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In order to adequately state a cause of action for negligence, the plaintiff's allegations must establish the existence of a duty of care owed by defendant to plaintiff, a breach of that duty, and an injury proximately resulting from that breach. It is not sufficient that a complaint merely allege a duty; the plaintiff must allege facts from which the law will raise a duty. The existence of a legal duty is a question of law to be determined by the trial court.
Plaintiff, Alan Duncan, a Naperville police officer, was injured in an automobile accident during an emergency response to a robbery alarm from the bank. The alarm, a false one, was activated by the customer's three-year-old son who had set off the alarm before. Plaintiff instituted a personal injury suit against the defendant bank and the defendant customer alleging negligence. The district court dismissed the plaintiff’s suit, holding that the plaintiff failed to state a cause of action.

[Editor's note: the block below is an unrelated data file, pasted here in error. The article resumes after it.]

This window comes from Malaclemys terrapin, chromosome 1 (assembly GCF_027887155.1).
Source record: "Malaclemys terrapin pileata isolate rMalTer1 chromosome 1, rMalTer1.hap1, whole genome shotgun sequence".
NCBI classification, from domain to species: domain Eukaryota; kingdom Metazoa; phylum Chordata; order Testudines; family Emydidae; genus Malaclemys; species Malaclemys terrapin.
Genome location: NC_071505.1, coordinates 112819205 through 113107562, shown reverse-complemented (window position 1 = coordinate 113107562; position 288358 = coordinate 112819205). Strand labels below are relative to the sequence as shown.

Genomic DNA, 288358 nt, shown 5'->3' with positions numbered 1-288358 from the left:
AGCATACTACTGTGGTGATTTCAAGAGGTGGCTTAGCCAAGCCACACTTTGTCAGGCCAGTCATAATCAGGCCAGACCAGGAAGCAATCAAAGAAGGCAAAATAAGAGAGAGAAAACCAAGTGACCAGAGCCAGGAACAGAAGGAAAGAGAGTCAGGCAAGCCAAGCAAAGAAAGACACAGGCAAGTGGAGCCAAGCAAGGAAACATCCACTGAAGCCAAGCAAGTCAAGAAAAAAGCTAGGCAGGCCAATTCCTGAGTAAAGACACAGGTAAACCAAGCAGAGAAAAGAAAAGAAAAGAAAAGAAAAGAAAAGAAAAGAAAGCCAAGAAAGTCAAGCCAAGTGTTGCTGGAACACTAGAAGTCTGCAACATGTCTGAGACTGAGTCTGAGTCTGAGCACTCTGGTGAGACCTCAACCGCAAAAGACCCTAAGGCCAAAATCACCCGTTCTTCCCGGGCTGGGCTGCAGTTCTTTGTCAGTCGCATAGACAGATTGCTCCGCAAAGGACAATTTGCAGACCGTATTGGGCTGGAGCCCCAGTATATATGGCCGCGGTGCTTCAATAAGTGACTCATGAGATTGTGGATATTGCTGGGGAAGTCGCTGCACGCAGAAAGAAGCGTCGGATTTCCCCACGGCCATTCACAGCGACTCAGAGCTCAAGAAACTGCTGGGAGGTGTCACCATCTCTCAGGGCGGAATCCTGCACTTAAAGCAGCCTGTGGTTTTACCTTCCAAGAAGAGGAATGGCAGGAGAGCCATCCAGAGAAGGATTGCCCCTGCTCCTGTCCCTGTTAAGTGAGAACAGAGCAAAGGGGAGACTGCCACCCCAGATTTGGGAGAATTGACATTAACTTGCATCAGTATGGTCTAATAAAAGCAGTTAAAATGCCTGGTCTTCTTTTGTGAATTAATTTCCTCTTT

Did the plaintiff’s complaint state a cause of action for negligence against the defendants?
The court found that the trial court erred in granting the motions to dismiss. The court held that the bank had a duty to the police officer because the facts gave rise to a special type of relationship between the bank and the police officer as the police officer was responding to the bank for the sole reason that the alarm had been activated. The court found no merit in the bank's argument that its duty was negated by the fact that the injury occurred off the actual premises of the bank. The court held that the customer owed a duty to the police officer because she had special power of control over the conduct of her son, which she failed to exercise reasonably and that the "fireman's rule" did not relieve her of liability.